The earliest among the Greeks who it was constantly referred to by artists wrought in marble, were the sons of as a model, and thus acquired the name Dædalus, Dipænus and Scyllis, * who of the Standard. The Media of Eutilived in the first Olympiad, that is, crates is also no longer known to exist. about 576 years before Christ. Phi- The critics in the time of Praxiteles were dias, who fourished about 120 years divided in their opinion with respect later, carried the art to its utmost per- to his two Venuses and his Phryne; fection. It has certainly not since ap- but he himself preferred his Satyr, proached the same degree of excel- and particularly his Cupid, to all his lence, if we admit the Athenian mar- works, and they also are no more.bles in the British Museum to be his The story of Pygmalion is of itself a works; and if they were not his works, striking comment on the excellence of as there is some reason to believe, we the lost statues of antiquity; and that have still but an imperfect conception of the Colossus of Rhodes shows how of the improvements of which the art far superior in the magnificence of the is susceptible.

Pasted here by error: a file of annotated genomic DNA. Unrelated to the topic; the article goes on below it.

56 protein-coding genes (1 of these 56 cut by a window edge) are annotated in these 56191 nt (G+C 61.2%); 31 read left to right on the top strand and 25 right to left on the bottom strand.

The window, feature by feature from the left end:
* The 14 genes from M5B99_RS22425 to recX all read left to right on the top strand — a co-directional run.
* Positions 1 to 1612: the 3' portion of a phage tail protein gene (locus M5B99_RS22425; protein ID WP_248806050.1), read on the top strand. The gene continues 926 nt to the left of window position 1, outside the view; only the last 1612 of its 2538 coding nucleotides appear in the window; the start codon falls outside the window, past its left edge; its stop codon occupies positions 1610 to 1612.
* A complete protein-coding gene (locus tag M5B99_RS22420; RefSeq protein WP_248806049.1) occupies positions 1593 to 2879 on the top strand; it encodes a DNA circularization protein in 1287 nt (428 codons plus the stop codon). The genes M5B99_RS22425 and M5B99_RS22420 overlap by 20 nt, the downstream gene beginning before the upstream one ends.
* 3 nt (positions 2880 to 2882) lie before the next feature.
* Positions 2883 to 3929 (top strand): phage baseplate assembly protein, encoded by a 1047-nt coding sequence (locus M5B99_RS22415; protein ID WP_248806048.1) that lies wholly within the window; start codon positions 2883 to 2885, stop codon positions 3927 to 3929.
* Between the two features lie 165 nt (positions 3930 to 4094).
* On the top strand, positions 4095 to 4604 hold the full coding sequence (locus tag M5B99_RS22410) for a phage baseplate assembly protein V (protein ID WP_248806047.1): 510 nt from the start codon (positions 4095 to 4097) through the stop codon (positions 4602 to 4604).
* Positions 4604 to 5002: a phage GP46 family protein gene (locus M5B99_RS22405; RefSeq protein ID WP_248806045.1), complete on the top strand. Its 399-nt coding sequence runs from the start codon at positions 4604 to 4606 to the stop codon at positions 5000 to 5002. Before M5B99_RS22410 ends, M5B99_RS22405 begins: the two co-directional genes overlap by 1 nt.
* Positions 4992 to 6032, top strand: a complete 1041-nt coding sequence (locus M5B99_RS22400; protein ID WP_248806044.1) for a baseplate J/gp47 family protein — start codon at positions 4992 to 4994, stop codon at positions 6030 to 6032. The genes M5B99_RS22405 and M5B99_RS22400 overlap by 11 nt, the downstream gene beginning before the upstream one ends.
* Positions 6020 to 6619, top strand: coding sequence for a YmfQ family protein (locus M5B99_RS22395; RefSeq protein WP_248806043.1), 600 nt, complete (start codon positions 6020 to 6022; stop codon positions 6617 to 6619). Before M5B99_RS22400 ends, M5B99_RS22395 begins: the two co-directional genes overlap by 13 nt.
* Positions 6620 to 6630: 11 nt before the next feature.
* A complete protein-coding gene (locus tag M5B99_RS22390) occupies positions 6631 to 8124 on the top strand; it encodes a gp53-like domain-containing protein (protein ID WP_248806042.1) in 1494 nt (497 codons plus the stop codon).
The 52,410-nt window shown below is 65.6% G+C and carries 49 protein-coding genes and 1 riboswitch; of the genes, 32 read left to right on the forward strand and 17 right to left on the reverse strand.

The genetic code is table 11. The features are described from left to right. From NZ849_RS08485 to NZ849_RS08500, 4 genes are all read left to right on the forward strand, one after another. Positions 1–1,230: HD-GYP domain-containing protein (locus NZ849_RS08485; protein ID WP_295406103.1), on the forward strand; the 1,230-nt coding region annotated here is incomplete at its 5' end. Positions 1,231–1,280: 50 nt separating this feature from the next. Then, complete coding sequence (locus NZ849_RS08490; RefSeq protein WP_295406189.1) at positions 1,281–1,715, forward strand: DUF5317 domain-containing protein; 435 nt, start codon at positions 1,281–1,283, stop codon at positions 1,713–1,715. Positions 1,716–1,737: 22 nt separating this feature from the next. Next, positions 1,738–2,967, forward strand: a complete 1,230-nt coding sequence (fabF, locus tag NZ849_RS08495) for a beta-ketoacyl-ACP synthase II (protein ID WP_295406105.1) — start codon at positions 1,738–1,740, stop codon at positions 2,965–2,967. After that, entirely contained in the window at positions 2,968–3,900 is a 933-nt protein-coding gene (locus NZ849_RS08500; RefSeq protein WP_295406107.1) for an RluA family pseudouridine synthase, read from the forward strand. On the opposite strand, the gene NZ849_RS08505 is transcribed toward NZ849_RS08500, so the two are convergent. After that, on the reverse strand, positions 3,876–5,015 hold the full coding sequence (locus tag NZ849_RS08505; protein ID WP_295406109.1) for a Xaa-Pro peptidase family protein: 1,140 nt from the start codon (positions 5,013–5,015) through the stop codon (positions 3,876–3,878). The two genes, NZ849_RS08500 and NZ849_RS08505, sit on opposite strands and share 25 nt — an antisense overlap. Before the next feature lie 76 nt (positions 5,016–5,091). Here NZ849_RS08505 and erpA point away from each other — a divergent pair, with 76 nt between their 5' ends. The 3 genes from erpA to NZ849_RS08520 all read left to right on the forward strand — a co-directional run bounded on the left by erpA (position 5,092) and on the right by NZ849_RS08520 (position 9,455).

art the ancients were to the moderns. On one occasion, when a party of Glicones of Athens, who produced the artists were dining with Sir Joshua Farnesian Hercules, doubtless left oReynolds, while Burke and Dr John- ther works, which, if not in the same